Ernst & Young (EY) LLP’s Richard Barker and Simon Edel have been appointed as joint administrators of the East West Insurance Company Limited (EWIC) by the High Court following the company’s administration on Tuesday 12th October.
However, their administration is not believed to be related to the COVID-19 pandemic, but instead due to “an unprecedented set of claims” according to EY, leaving the company unable to pay off its existing debts.
News of the administration was broken by the Financial Conduct Authority (FCA), which announced:
“The firm has ceased writing any new insurance, and has been focused on claims management and run-off. The firm had a range of insurance policies including building guarantee policies.”
EWIC’s high-value claims struggle
The firm’s directors reportedly worked hard to try and find a solution to the company’s then-imminent administration but a solution was not forthcoming, pushing EWIC into the hands of administrators.
Following the news, a regulator informed EWIC’s customers, saying:
“If you are an East West policyholder, the administration of East West doesn’t automatically end or cancel your contract of insurance, and you’ll be covered by the Financial Services Compensation Scheme if you’re an eligible policyholder.
“The administrators will write to you in due course. They will also write to you with their proposals for the administration, usually within eight weeks of appointment.”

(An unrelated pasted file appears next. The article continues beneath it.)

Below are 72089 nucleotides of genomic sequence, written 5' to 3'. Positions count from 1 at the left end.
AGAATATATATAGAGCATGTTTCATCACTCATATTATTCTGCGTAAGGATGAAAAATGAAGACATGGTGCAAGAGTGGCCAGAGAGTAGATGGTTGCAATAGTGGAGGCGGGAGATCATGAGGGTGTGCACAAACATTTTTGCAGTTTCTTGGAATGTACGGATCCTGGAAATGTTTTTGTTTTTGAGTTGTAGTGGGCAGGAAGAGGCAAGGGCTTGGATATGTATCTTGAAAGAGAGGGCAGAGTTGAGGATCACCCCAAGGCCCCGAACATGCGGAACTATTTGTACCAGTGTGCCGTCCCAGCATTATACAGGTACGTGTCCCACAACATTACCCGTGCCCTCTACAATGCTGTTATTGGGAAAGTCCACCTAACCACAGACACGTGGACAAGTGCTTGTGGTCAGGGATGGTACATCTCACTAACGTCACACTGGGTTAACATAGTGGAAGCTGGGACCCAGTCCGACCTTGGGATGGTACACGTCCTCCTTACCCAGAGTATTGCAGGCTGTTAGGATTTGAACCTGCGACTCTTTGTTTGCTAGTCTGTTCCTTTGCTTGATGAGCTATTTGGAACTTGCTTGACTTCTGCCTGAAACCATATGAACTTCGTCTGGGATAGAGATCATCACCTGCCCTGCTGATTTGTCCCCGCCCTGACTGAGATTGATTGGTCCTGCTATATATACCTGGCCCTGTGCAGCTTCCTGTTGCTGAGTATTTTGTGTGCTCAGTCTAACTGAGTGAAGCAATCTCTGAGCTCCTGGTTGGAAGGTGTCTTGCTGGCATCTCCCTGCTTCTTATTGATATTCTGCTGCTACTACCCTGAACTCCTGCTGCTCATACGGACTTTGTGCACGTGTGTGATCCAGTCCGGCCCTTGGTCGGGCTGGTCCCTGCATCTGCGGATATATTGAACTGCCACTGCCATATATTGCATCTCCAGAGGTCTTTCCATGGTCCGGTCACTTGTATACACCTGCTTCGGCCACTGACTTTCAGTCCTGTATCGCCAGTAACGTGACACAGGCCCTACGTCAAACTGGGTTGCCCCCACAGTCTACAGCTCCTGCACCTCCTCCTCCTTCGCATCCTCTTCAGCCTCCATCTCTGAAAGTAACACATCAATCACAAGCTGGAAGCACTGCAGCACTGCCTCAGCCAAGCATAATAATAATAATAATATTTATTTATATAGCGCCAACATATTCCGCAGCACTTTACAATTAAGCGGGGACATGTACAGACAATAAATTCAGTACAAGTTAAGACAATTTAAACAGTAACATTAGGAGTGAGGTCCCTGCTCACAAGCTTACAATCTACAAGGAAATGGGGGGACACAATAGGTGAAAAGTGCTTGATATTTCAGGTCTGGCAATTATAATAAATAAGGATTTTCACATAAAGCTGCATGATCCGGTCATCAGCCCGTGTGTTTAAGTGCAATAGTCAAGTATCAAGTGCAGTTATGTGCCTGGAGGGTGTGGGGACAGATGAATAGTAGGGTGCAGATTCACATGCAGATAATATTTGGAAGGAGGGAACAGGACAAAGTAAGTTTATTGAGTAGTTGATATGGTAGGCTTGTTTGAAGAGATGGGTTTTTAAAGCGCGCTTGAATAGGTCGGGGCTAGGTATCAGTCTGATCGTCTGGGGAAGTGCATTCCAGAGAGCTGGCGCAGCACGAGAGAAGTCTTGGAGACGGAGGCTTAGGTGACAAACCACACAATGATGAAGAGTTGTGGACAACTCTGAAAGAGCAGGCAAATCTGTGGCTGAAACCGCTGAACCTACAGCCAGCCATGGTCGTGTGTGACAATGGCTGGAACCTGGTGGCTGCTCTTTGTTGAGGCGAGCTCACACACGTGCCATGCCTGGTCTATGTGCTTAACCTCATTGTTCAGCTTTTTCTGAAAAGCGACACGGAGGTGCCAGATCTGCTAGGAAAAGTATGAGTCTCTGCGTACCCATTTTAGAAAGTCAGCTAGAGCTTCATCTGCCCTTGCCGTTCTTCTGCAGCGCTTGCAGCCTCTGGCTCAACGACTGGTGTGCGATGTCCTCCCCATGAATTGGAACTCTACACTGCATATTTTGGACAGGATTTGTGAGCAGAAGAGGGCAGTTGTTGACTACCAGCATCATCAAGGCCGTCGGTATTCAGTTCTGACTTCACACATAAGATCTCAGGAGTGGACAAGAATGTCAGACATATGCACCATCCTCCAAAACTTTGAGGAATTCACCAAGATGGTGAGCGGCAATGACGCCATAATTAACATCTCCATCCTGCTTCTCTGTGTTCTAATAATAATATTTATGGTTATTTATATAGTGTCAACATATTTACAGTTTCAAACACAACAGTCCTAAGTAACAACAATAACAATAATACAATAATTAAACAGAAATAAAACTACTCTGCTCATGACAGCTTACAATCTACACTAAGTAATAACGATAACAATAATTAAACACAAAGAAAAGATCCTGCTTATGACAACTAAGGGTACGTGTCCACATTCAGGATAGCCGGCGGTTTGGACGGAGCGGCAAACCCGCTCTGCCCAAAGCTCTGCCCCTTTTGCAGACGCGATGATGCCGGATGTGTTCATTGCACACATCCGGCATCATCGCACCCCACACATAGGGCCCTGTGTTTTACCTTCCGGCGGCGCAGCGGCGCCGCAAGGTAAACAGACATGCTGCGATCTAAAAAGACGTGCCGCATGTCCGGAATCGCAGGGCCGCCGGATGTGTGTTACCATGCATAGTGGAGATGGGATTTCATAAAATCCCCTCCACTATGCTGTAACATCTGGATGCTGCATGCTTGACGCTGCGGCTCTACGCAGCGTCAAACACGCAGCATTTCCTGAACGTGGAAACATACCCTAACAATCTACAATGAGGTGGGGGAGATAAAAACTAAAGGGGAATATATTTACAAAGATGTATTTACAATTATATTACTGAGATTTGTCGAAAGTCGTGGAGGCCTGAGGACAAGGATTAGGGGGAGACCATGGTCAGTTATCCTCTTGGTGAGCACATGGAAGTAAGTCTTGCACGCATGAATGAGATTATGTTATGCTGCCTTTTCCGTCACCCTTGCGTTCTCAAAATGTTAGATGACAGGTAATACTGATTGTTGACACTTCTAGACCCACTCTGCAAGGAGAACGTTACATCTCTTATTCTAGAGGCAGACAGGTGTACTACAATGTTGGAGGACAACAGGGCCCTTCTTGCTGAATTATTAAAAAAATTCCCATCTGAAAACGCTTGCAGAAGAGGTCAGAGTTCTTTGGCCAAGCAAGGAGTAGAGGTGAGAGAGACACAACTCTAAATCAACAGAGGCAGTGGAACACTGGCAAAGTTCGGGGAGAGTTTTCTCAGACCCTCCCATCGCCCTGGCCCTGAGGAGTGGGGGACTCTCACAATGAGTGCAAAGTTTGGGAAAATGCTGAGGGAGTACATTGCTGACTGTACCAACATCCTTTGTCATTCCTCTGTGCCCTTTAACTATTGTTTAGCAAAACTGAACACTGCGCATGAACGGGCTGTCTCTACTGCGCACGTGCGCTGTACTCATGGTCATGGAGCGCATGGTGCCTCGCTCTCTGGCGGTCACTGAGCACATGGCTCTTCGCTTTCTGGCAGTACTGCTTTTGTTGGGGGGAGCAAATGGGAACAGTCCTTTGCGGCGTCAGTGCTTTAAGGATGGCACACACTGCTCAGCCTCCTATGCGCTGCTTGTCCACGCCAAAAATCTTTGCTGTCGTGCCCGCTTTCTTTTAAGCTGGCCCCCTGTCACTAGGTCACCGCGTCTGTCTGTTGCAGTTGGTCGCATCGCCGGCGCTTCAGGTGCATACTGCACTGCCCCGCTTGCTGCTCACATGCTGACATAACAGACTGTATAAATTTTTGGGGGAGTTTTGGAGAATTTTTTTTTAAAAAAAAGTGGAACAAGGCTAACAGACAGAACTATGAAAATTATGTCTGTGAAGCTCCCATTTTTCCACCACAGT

Commenting on the administration, a spokesperson for the FCA said the now-defunct company will continue to be regulated by both the FCA and the Prudential Regulation Authority (PRA).
“It remains subject to supervisory oversight and the PRA’s and our rules”, the spokesperson claimed.
“The administrators are officers of the court and need to comply with all insolvency law. The individuals appointed are authorised to act as licensed insolvency practitioners by the Insolvency Practitioners Association.”
Established in 1964, EWIC’s main area of expertise was the handling of 10 to 15-year structural defect policies.
A slippery slope for insurers
However, almost 60 years have passed, and the buildings guarantee insurer’s struggle in dealing with the number of high-value claims is perhaps a tell-tale sign of the precarious position insurers find themselves in at the height of a prolonged global recession.
Whilst the administration was not related to the coronavirus pandemic per se, news of EWIC’s woes will perhaps invite further analysis of EWIC’s liquid reserves – or lack of them entirely.
An official statement by the administrators read:
“In recent months, EWIC has received a number of unexpected high-value new claims, as well as material increases in the value of existing claims.
Current claims will now be handled by Armour Group.
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